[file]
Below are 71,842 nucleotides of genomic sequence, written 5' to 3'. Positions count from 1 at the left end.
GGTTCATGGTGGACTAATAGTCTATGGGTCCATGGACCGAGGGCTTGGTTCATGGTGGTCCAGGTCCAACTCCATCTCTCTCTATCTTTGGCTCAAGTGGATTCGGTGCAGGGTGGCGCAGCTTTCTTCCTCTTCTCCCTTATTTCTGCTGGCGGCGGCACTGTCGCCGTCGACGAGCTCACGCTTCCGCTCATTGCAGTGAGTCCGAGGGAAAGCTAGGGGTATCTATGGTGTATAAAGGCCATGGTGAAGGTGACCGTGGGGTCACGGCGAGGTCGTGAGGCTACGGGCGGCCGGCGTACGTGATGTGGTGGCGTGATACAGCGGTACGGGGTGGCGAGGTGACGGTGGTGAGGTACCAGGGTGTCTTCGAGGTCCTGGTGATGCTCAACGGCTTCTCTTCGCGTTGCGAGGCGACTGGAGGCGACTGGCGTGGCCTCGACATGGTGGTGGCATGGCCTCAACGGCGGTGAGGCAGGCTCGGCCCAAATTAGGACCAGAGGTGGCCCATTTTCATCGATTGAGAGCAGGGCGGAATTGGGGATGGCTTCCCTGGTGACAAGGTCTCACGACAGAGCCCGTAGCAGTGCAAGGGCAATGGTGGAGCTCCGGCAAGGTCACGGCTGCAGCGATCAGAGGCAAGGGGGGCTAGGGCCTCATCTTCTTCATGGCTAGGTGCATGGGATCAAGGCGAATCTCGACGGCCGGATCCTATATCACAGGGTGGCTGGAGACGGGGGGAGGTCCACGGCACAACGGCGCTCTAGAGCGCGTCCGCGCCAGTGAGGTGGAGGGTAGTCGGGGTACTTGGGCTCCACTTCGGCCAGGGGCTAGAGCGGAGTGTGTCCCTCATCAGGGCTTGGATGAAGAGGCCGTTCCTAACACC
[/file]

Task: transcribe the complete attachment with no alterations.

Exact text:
Below are 71,842 nucleotides of genomic sequence, written 5' to 3'. Positions count from 1 at the left end.
GGTTCATGGTGGACTAATAGTCTATGGGTCCATGGACCGAGGGCTTGGTTCATGGTGGTCCAGGTCCAACTCCATCTCTCTCTATCTTTGGCTCAAGTGGATTCGGTGCAGGGTGGCGCAGCTTTCTTCCTCTTCTCCCTTATTTCTGCTGGCGGCGGCACTGTCGCCGTCGACGAGCTCACGCTTCCGCTCATTGCAGTGAGTCCGAGGGAAAGCTAGGGGTATCTATGGTGTATAAAGGCCATGGTGAAGGTGACCGTGGGGTCACGGCGAGGTCGTGAGGCTACGGGCGGCCGGCGTACGTGATGTGGTGGCGTGATACAGCGGTACGGGGTGGCGAGGTGACGGTGGTGAGGTACCAGGGTGTCTTCGAGGTCCTGGTGATGCTCAACGGCTTCTCTTCGCGTTGCGAGGCGACTGGAGGCGACTGGCGTGGCCTCGACATGGTGGTGGCATGGCCTCAACGGCGGTGAGGCAGGCTCGGCCCAAATTAGGACCAGAGGTGGCCCATTTTCATCGATTGAGAGCAGGGCGGAATTGGGGATGGCTTCCCTGGTGACAAGGTCTCACGACAGAGCCCGTAGCAGTGCAAGGGCAATGGTGGAGCTCCGGCAAGGTCACGGCTGCAGCGATCAGAGGCAAGGGGGGCTAGGGCCTCATCTTCTTCATGGCTAGGTGCATGGGATCAAGGCGAATCTCGACGGCCGGATCCTATATCACAGGGTGGCTGGAGACGGGGGGAGGTCCACGGCACAACGGCGCTCTAGAGCGCGTCCGCGCCAGTGAGGTGGAGGGTAGTCGGGGTACTTGGGCTCCACTTCGGCCAGGGGCTAGAGCGGAGTGTGTCCCTCATCAGGGCTTGGATGAAGAGGCCGTTCCTAACACC